Poll Shows Most Americans Oppose CPSC's Magnet Ban
The Consumer Product Safety Commission's controversial campaign to ban magnet spheres keeps losing ground as Public Policy Polling recently released results showing an overwhelming majority of Americans disagree with the ban.
The PPP polled registered voters, informing them of the CPSC's call to cease distribution and sale of magnet spheres citing the potential for serious injury if swallowed. The survey explained, "The concern is that they are an ingestion hazard to children because magnets can pinch internally once two or more are swallowed, which may require surgery." In light of this information, when asked to choose a level of restriction for magnet spheres, only 6 percent were in favor of a complete ban, while 88 percent chose an age-based restriction or no restriction at all (6 percent said they were unsure).
Public turnout in support of magnets has been tremendous in other mediums as well, with the CPSC receiving more discourse on this rule than ever before in the history of the agency. The agency is required to take public comments on Regulations.gov, and over half of all comments (2,589 of 5,212) received by the agency through this venue pertain to the magnet ban. Of those, 91 percent opposed the decision to ban magnets. Parents, K-12 teachers, university professors and physicists unanimously stated the power to decide should remain theirs, while gastroenterologist and usual safety advocacy organizations cheered the CPSC to stop all import, distribution and sale of sets of magnets commonly used for art and education.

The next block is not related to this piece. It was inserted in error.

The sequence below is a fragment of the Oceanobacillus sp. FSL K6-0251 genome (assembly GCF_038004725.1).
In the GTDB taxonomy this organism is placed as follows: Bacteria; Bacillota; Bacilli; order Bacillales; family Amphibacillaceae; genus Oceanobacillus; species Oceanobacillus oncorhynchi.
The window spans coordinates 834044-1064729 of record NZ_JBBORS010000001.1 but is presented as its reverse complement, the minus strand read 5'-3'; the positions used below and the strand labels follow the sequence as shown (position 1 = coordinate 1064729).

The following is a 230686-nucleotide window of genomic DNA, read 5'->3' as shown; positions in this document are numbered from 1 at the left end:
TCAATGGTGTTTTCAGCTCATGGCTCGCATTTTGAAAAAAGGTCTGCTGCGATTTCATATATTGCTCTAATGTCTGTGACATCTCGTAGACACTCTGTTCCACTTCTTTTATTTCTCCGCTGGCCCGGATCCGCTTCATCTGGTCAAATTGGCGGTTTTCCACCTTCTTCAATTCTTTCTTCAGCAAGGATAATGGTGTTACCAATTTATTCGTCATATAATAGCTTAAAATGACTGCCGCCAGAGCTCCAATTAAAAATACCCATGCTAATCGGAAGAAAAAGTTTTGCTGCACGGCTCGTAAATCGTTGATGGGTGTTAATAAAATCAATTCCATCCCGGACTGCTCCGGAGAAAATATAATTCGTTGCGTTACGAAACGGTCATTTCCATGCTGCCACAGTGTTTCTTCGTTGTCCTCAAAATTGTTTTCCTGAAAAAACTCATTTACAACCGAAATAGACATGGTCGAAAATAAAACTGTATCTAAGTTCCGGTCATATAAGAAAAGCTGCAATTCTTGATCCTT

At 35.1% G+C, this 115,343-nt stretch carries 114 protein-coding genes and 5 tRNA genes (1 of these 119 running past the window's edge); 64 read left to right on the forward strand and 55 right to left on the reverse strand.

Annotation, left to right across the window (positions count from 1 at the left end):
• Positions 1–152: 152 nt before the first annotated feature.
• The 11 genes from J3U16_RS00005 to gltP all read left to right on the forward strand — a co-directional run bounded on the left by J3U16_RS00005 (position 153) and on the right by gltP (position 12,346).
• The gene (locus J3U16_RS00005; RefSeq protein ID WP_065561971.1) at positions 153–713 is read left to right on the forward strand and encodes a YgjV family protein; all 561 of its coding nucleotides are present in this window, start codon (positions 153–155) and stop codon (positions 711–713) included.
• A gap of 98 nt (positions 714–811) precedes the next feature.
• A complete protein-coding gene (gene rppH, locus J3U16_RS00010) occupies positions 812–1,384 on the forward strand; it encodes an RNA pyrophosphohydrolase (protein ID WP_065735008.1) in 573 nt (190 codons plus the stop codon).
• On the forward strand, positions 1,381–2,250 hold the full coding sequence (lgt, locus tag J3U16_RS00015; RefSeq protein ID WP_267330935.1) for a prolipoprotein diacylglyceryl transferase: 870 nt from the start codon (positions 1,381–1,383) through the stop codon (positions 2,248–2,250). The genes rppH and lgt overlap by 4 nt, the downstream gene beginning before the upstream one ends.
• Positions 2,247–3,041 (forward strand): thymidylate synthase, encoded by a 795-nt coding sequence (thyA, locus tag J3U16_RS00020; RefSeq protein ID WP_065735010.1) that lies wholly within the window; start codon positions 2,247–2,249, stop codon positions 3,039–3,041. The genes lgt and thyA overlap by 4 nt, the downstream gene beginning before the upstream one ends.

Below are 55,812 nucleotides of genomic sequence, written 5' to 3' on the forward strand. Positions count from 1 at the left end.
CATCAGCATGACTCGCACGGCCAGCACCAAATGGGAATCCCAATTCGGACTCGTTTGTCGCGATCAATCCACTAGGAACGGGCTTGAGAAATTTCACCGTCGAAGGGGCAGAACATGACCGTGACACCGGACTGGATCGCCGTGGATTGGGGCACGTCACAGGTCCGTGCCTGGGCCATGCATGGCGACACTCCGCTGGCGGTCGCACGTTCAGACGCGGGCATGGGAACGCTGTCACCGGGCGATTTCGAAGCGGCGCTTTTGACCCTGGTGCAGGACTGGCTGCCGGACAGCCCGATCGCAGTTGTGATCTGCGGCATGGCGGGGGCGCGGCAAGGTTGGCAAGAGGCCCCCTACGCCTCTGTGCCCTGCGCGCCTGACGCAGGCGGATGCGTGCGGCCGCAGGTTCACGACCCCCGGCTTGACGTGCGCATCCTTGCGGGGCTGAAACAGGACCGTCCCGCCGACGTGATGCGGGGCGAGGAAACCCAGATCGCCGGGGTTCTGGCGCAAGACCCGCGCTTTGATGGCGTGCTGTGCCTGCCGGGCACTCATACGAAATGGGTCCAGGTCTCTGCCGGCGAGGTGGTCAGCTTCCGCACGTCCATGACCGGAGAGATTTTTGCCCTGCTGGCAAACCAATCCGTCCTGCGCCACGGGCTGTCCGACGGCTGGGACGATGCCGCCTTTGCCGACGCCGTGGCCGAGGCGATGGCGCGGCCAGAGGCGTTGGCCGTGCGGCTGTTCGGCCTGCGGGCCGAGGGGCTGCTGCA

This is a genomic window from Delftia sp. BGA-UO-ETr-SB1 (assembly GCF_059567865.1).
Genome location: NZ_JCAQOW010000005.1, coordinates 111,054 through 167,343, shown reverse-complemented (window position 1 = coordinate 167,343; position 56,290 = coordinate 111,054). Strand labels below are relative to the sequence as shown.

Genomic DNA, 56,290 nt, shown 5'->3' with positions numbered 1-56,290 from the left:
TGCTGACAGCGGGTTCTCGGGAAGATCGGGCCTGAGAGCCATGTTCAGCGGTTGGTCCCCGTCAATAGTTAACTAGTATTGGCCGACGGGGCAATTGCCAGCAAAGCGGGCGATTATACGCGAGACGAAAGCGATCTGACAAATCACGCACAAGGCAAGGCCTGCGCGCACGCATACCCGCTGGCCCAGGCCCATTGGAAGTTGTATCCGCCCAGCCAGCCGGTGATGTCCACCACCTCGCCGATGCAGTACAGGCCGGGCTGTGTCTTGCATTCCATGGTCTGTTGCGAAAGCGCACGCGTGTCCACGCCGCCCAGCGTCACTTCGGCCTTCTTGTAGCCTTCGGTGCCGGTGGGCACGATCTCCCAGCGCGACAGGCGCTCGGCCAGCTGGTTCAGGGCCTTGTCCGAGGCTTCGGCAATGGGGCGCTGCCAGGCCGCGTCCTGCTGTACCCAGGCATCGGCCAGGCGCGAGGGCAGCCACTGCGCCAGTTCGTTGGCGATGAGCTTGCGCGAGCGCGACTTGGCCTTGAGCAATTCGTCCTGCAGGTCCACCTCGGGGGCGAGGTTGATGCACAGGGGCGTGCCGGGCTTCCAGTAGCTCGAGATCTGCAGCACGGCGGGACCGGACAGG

The CPSC is pursuing one magnet company, Zen Magnets, with no record of injury associated with it, a first in the agency's history. One of their lawsuits names the Denver-based company in a request to "Cease importation and distribution of the Subject Products," which would effectively shut down the business. "Upon information and belief, the Ingested Products are marketed in substantially similar ways as Zen Magnet products," the complaint states. The CPSC alleges that the company should be banned for being similar to Buckyballs, which had previously been marketed as a toy. Zen Magnets maintains that its products have never been marketed as toys and that all its products carry labeling and warnings on both the packaging and web store.